Throughout his career, multimedia artist Turk, who first drew attention as a
, has explored identity, authenticity, and representation through painted trompe l'oeil ready-mades, hyperrealistic figurative wax sculptures, and slapdash handwritten notes mentioning art history superstars like
. Humor, tautology, and absurdity are pointedly used to articulate the heterogeneity of perception—and the act of viewing itself.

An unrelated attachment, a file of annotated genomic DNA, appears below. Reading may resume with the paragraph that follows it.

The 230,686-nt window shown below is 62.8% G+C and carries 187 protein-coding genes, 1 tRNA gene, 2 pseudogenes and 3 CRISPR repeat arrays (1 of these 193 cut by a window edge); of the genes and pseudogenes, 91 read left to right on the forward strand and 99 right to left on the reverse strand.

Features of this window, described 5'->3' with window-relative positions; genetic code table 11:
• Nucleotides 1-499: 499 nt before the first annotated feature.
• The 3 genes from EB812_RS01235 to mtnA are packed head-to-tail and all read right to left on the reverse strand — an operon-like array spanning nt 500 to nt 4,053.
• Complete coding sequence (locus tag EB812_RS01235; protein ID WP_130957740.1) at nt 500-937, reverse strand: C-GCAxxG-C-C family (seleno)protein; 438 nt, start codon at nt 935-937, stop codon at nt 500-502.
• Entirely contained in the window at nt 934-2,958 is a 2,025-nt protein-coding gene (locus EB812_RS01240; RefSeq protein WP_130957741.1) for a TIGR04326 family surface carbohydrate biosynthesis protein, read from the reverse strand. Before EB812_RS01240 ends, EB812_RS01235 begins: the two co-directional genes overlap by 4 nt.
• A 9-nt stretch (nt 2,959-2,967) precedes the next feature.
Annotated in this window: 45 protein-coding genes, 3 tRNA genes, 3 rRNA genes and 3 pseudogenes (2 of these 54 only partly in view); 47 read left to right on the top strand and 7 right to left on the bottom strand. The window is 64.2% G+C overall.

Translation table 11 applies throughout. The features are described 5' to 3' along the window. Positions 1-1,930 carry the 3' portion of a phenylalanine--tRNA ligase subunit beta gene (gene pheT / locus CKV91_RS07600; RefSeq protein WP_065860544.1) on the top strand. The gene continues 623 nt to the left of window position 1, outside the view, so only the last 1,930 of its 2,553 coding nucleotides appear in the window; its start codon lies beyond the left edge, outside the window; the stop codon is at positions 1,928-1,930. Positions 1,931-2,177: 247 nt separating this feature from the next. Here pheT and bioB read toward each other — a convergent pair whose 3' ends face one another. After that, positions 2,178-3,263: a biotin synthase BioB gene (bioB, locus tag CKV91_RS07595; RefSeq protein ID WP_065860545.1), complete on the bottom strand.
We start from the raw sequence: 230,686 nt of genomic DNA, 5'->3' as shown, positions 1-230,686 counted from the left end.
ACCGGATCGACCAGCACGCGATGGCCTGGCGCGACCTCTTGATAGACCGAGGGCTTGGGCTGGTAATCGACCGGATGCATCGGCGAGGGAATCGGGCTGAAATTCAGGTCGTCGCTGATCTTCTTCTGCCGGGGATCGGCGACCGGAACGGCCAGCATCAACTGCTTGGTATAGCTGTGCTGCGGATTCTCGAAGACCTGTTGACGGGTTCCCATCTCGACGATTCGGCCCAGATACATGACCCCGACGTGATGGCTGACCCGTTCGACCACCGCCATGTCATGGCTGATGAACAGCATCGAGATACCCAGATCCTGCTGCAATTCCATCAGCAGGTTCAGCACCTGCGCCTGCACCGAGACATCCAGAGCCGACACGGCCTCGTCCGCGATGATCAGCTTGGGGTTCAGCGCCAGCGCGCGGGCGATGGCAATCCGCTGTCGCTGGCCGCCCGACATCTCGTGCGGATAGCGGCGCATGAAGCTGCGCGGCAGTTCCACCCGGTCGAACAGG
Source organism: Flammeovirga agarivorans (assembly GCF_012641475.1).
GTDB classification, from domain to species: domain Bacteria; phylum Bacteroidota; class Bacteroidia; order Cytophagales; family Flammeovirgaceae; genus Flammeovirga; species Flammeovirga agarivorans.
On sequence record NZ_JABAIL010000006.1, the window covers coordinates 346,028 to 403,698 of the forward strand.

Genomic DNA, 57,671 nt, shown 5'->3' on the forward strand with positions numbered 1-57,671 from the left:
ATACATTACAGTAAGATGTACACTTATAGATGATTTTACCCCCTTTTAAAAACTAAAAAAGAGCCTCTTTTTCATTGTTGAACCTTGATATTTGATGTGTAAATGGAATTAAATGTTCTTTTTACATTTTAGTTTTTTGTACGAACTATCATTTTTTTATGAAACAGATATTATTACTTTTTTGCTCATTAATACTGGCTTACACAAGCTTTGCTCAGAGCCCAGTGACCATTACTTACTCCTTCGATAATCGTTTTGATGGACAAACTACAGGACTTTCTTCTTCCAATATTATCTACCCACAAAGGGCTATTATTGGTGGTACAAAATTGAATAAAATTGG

Upon entering “A Vision” a neon spelling out the show’s very title is mounted on the wall next to a mobile of clocks, each marking different times. Titled Time and Space (for Joseph Kosuth) (2015), the work re-imagines Kosuth’s iconic work Clock (One and Five) (1965), in which he probed “linguistic anthropology” (the effect that language has on the way we see the world) by installing a clock, a photograph of a clock, and dictionary entries related to a clock alongside each other. In Turk’s version, clocks spin and tick inexorably, making us keenly aware of an object’s ability to track and define human experience.